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Alcohol's effect on drivability diagnostics and how to identify these issues
Friday, March 18, 2016 - 07:00
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Alcohol's effect on drivability diagnostics and how to identify these issues

In chemistry, alcohol is an organic compound that occurs naturally on earth — and in space! I will not get into the scientific and technical aspects of the various types of alcohol, their chemical compositions or any other aspect they possess, with the exception of how we in the automotive fields are affected by them. Just keep in mind that alcohol contains carbon, hydrogen and oxygen molecules because I’ll be touching on how these relate later in this article (spoiler alert!) and that alcohol mixes well with oils (like gasoline) and it bonds to water.

Alcohol has many forms and many purposes; it can disinfect wounds, clean oils and greases from surfaces, can produce cooling effects through evaporation, it burns at relatively low temperatures, can sedate the person drinking it and the list goes on. Alcohol and its many variations (ethanol, methanol, etc.) have also been used as a motor vehicle fuel and as a fuel additive for decades. Ethanol (Ethyl Alcohol) is one byproduct of a type of fermentation. Most grains, fruits, flowers and some wood will produce some form of ethanol as they decay, but to do so, yeast must be present. Ethanol is the type of alcohol that is commonly used as a fuel additive. We’ll focus on that aspect in this article.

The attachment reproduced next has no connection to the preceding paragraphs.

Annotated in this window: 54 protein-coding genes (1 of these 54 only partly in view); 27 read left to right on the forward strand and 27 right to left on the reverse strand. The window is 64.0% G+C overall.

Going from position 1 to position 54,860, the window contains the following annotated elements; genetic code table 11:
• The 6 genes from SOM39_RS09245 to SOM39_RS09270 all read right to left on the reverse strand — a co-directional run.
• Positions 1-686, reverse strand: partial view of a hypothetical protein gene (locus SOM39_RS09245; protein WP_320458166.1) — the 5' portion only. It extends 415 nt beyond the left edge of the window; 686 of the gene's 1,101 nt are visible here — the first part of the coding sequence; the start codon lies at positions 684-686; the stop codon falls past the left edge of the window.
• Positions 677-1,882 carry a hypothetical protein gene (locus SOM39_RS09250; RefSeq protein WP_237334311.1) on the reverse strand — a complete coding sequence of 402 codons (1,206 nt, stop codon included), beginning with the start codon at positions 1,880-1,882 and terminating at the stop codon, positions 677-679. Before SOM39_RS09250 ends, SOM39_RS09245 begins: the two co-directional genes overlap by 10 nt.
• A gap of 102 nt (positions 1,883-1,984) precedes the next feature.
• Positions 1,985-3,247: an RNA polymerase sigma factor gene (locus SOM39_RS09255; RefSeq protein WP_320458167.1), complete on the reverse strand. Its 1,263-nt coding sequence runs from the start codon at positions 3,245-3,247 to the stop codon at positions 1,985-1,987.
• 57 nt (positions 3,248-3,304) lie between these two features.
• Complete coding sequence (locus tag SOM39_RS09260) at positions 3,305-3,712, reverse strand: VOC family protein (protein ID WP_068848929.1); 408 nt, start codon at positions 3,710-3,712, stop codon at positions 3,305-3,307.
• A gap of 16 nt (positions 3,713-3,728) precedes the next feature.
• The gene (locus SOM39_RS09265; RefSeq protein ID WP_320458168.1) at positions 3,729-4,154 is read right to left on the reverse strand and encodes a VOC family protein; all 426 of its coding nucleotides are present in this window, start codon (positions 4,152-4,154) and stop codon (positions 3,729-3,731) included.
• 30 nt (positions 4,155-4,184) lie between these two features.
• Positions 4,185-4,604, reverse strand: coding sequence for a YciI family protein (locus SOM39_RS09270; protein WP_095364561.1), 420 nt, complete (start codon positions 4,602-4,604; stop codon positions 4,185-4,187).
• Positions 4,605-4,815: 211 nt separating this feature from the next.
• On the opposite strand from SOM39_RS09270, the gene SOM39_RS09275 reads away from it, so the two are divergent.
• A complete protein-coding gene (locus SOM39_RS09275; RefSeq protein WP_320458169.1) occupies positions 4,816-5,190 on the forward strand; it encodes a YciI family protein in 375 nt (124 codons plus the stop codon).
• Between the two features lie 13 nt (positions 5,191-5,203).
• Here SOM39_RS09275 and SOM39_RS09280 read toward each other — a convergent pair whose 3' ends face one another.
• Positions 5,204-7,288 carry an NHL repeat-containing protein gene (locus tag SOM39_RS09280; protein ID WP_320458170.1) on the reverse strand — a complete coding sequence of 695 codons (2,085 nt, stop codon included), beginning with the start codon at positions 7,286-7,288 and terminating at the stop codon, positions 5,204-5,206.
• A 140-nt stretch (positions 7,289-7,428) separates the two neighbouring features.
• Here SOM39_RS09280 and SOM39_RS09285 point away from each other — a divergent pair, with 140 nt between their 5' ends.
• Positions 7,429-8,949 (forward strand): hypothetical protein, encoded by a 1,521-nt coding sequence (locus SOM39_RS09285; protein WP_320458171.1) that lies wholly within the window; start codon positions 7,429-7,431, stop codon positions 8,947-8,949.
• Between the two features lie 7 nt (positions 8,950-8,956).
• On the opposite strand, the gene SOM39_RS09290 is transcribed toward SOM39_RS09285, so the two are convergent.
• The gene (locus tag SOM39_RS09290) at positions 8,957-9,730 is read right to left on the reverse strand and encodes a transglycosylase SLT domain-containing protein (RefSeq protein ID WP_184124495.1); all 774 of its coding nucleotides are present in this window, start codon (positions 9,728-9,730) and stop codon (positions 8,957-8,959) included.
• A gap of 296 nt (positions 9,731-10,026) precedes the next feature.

Throughout history there have been many who distilled alcohol for use as a fuel. It burns “cleanly” — meaning it produces little to no soot — and almost completely*. It’s been used to fuel furnaces, boilers, steam engines and almost from the time cars were mass produced, those too. Sometimes alcohol is blended with other things like when it’s used to propel rockets, for example. Top Fuel dragsters and funny cars use a blend of alcohol (Nitromethane) to produce well over 7,500 horsepower!

It doesn't matter how you retrieve your fuel sample.
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